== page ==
Cadence, Power, And Muscle Activation In Cycle Ergometry.
Brian R MacIntosh, Richard R. Neptune, John F. Horton
Published 2000 · Medicine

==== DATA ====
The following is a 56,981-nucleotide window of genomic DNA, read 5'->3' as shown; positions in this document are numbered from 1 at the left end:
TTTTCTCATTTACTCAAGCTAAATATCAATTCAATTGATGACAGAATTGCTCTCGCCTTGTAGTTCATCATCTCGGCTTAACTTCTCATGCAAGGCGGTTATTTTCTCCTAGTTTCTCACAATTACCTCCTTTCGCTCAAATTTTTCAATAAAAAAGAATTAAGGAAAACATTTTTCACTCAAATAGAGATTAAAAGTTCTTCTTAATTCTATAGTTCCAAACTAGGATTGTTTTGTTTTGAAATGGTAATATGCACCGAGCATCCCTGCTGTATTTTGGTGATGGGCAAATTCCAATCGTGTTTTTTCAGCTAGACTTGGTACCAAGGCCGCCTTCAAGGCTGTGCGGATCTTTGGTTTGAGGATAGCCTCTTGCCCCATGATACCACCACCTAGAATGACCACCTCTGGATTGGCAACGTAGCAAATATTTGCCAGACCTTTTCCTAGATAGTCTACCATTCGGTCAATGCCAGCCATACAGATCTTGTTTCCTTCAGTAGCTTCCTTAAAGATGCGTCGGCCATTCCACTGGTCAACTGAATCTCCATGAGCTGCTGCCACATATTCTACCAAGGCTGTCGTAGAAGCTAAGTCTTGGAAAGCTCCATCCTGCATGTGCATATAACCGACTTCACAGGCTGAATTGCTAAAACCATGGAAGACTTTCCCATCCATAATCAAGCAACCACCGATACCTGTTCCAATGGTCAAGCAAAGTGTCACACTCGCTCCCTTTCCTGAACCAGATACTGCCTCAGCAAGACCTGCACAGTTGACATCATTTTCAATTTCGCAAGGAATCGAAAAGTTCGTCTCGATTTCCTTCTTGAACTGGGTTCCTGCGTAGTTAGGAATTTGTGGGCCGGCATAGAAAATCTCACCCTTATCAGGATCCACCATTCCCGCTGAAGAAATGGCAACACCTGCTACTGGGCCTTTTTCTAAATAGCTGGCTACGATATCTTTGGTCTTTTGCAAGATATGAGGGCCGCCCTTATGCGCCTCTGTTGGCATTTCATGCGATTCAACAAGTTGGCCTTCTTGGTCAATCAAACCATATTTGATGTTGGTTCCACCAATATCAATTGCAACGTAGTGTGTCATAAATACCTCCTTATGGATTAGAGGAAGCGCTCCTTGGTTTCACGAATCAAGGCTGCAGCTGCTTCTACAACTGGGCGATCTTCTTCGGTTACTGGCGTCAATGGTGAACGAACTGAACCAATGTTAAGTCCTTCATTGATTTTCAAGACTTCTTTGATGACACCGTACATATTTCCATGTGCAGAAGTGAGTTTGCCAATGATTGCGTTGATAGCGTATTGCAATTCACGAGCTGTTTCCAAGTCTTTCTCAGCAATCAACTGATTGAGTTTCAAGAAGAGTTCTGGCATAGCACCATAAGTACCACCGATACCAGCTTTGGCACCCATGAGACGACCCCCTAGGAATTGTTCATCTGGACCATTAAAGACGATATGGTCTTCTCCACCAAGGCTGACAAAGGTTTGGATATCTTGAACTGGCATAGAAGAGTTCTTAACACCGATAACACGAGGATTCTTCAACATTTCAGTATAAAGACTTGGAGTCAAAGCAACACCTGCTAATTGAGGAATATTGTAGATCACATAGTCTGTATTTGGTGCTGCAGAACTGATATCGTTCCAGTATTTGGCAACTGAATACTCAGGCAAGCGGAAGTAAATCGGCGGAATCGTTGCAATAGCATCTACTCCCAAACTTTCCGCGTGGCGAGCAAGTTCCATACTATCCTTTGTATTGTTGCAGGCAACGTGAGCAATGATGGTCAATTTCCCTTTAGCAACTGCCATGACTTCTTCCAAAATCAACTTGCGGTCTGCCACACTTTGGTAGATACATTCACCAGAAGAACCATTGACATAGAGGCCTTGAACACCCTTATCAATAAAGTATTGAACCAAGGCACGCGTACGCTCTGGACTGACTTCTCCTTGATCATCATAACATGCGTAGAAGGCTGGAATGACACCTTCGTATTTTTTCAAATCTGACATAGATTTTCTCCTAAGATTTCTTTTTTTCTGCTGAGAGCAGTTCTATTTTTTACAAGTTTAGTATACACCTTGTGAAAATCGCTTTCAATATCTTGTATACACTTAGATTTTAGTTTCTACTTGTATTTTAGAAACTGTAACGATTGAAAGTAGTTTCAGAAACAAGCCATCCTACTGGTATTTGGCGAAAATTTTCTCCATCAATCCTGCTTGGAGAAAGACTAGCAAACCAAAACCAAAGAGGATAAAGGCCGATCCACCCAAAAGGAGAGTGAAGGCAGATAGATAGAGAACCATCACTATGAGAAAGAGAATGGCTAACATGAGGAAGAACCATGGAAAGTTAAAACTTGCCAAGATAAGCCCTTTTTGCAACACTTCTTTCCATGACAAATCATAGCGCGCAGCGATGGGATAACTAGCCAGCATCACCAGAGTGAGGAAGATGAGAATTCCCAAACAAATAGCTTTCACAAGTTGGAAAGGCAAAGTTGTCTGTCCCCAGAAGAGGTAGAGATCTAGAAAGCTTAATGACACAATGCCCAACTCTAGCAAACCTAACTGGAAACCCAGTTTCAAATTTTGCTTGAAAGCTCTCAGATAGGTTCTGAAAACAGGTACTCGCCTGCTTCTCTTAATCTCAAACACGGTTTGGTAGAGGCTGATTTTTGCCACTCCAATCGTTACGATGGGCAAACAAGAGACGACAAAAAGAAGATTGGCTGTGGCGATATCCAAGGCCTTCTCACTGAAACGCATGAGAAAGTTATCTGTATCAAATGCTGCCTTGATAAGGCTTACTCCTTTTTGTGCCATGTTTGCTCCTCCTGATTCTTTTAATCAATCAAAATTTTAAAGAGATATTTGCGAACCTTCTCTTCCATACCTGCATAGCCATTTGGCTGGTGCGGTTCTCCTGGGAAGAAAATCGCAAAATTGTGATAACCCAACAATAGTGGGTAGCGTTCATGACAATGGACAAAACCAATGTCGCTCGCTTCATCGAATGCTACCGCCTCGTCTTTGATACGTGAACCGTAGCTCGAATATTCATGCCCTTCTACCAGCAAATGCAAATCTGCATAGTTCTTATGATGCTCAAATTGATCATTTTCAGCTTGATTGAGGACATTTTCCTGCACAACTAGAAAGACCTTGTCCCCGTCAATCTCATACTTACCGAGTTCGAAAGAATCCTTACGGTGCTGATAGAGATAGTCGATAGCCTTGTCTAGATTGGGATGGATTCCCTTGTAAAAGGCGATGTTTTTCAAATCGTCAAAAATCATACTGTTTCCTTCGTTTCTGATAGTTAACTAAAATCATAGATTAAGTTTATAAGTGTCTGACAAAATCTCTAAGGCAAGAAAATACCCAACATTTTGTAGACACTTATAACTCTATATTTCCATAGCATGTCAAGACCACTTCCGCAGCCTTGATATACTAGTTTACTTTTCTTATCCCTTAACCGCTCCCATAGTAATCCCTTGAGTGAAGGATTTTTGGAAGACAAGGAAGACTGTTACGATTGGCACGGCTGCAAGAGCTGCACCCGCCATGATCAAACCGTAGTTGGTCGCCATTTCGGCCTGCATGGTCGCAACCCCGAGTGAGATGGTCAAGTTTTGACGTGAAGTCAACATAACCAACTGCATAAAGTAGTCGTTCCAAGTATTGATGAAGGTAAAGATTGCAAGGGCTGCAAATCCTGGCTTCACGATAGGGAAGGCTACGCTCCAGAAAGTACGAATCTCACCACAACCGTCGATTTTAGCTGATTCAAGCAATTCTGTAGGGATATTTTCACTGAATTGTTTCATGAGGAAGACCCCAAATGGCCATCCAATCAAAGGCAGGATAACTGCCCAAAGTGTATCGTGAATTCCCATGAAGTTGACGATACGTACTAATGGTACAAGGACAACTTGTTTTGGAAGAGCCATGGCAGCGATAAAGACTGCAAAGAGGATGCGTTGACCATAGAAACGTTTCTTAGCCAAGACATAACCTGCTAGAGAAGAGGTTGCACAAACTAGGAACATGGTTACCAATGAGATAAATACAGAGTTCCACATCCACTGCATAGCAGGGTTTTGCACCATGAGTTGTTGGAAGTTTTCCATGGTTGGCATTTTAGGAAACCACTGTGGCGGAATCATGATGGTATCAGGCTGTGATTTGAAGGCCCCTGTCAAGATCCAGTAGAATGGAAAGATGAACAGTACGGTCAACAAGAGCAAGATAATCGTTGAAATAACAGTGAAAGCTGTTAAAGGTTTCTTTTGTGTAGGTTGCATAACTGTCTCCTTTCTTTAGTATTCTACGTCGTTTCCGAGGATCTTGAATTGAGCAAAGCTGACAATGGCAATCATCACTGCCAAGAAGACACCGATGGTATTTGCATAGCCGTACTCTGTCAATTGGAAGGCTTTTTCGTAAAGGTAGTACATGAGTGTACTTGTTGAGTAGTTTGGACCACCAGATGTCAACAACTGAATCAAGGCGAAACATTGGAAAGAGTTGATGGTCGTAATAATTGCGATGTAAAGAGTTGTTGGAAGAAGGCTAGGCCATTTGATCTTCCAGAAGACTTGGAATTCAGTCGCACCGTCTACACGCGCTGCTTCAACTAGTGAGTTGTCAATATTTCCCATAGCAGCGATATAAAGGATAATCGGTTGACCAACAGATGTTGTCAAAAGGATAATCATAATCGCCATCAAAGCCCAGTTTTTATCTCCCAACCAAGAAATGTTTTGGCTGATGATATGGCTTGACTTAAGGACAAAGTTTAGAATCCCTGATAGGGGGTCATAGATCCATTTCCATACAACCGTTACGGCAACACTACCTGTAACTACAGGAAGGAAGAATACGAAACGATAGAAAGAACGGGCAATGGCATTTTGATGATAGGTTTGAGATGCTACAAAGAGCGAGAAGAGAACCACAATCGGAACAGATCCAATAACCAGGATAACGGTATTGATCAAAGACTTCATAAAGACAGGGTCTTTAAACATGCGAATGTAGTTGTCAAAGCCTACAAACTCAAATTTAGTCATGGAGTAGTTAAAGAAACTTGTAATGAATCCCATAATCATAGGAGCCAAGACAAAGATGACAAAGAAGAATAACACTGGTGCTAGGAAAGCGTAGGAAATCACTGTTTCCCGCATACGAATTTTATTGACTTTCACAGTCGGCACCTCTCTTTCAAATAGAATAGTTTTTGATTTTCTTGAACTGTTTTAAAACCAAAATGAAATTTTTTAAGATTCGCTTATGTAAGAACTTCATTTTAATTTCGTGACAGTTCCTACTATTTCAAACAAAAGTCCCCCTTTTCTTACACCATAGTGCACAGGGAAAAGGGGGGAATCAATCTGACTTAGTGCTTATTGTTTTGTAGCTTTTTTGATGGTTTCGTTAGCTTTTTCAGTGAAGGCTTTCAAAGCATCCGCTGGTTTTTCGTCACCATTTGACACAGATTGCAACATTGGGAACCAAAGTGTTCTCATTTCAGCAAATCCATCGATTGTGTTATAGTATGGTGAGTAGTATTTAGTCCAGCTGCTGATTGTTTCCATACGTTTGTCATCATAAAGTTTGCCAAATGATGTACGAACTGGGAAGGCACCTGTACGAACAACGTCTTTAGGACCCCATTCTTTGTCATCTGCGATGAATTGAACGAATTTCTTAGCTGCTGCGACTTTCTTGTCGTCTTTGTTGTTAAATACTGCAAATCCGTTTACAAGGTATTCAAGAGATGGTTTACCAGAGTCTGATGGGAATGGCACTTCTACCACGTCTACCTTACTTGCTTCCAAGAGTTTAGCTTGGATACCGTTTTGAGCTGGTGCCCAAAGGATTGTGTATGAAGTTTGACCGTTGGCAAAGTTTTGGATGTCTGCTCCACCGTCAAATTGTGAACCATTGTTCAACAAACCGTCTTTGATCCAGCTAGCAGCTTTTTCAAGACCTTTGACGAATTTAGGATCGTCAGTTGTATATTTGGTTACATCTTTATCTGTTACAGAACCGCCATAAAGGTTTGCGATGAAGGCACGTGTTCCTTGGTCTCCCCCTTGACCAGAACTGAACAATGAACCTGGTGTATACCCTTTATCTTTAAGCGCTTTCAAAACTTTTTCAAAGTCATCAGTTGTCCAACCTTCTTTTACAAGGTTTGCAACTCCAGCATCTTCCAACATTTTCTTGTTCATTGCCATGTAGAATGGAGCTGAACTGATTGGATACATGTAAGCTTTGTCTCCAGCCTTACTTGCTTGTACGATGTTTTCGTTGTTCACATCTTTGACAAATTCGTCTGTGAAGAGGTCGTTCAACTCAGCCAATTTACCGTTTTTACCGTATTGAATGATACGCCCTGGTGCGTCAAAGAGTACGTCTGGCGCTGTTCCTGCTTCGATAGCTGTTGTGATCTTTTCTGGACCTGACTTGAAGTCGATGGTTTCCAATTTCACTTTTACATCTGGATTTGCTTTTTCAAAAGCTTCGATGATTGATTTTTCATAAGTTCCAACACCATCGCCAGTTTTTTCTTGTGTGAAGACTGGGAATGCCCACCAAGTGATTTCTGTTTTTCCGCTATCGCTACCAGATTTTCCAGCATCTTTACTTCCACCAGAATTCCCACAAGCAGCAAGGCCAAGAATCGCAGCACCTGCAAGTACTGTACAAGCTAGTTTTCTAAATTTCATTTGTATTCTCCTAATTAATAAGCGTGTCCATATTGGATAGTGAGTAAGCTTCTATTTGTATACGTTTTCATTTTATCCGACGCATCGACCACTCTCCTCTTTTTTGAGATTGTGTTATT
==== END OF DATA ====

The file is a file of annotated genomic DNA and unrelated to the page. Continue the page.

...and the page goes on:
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PURPOSE Based on the resistance-rpm relationship for cycling, which is not unlike the force-velocity relationship of muscle, it is hypothesized that the cadence which requires the minimal muscle activation will be progressively higher as power output increases. METHODS To test this hypothesis, subjects were instrumented with surface electrodes placed over seven muscles that were considered to be important during cycling. Measurements were made while subjects cycled at 100, 200, 300, and 400 W at each cadence: 50, 60, 80, 100, and 120 rpm. These power outputs represented effort which was up to 32% of peak power output for these subjects. RESULTS When all seven muscles were averaged together, there was a proportional increase in EMG amplitude each cadence as power increased. A second-order polynomial equation fit the EMG:cadence results very well (r2 = 0.87- 0.996) for each power output. Optimal cadence (cadence with lowest amplitude of EMG for a given power output) increased with increases in power output: 57 +/- 3.1, 70 +/- 3.7, 86 +/- 7.6, and 99 +/- 4.0 rpm for 100, 200, 300, and 400 W, respectively. CONCLUSION The results confirm that the level of muscle activation varies with cadence at a given power output. The minimum EMG amplitude occurs at a progressively higher cadence as power output increases. These results have implications for the sense of effort and preferential use of higher cadences as power output is increased.
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